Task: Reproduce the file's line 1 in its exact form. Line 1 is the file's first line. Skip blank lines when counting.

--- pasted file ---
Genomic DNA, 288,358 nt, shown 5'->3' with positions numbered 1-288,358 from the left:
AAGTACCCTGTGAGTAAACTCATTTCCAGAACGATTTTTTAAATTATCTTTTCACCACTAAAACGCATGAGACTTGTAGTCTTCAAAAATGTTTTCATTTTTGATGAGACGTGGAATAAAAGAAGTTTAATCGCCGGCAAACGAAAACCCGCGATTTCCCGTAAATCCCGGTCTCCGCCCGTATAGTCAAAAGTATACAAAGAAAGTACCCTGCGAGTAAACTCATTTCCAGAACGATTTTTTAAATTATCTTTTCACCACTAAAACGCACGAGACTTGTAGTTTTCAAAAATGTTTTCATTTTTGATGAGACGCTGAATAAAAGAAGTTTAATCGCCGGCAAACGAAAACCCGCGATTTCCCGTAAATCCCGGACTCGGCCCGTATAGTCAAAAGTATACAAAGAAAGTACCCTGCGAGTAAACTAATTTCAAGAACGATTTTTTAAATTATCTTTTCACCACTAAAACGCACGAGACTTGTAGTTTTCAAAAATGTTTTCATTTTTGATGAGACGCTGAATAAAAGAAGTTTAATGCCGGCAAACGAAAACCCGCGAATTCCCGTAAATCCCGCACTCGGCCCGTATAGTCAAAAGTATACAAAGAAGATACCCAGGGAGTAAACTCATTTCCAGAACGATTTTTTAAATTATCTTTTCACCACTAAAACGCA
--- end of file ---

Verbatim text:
Genomic DNA, 288,358 nt, shown 5'->3' with positions numbered 1-288,358 from the left: